According to the article, at the same time, says Learjet 85 vice president Ralph Acs, Bombardier has changed the composites technology from the wet layup used by Grob and familiar to the European certification authorities to the prepreg material with which U.S. industry and the U.S. Federal Aviation Administration (FAA) is more accustomed.
The report says material certification and structural testing, meanwhile, has been subcontracted to the National Institute for Aviation Research (NAIR) in Wichita, Kan., close to the Learjet plant where the aircraft will be assembled and flight tested. "NIAR has a good relationship with the FAA and has been instrumental is choosing the materials," he says. The switch in materials technology followed input from an advisory council of composites experts, which has met twice since December. Several different composites will be used, but the material system selected for the overall airframe is a low-pressure, oven-cured out-of-autoclave carbon fiber, says Acs.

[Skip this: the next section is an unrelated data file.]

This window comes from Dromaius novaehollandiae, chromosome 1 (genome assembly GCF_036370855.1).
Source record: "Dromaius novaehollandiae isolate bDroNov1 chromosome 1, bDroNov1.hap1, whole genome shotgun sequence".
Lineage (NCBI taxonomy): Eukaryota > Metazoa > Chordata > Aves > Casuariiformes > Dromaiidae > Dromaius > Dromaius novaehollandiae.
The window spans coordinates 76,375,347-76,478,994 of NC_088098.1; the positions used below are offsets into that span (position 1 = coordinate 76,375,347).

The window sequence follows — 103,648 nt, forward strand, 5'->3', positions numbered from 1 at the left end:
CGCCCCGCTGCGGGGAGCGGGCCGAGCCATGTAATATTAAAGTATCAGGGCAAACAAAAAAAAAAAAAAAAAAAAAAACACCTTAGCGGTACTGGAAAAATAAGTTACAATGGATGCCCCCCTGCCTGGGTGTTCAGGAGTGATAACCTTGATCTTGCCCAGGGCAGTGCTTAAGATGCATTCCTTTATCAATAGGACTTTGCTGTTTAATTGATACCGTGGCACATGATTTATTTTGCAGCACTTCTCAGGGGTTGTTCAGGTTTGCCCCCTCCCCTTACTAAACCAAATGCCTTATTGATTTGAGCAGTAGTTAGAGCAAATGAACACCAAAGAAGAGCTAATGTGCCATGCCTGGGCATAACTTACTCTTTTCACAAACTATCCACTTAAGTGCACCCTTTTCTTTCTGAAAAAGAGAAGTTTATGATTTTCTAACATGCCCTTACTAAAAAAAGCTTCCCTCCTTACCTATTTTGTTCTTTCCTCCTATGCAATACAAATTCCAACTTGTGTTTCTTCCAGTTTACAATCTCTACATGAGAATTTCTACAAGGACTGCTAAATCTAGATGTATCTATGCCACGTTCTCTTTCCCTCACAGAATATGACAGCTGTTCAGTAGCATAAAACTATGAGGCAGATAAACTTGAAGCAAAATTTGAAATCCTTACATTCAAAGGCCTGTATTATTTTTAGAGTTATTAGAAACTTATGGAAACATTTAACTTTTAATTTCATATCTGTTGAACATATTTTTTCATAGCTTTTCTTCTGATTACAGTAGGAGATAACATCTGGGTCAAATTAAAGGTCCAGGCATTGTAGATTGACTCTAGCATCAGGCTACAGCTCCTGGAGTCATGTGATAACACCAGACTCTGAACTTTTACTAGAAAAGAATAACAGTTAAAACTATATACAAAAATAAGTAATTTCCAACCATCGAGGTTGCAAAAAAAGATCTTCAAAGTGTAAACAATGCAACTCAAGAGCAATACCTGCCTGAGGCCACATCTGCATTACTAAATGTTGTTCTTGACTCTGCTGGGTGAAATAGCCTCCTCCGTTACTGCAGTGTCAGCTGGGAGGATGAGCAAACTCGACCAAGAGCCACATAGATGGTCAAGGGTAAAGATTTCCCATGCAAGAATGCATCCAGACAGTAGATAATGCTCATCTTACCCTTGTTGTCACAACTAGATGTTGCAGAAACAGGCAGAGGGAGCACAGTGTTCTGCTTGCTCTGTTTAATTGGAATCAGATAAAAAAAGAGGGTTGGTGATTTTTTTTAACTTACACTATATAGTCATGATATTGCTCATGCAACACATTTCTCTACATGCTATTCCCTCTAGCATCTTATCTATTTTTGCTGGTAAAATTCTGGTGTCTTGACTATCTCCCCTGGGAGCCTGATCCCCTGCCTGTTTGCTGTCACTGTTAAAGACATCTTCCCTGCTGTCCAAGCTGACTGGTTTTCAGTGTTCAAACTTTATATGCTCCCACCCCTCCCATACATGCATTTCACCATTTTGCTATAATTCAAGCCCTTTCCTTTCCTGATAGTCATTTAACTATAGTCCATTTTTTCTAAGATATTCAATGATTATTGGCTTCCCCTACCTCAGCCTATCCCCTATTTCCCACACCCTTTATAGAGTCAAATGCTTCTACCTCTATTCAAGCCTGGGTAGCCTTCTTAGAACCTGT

Information: Click here for original AviationWeek report.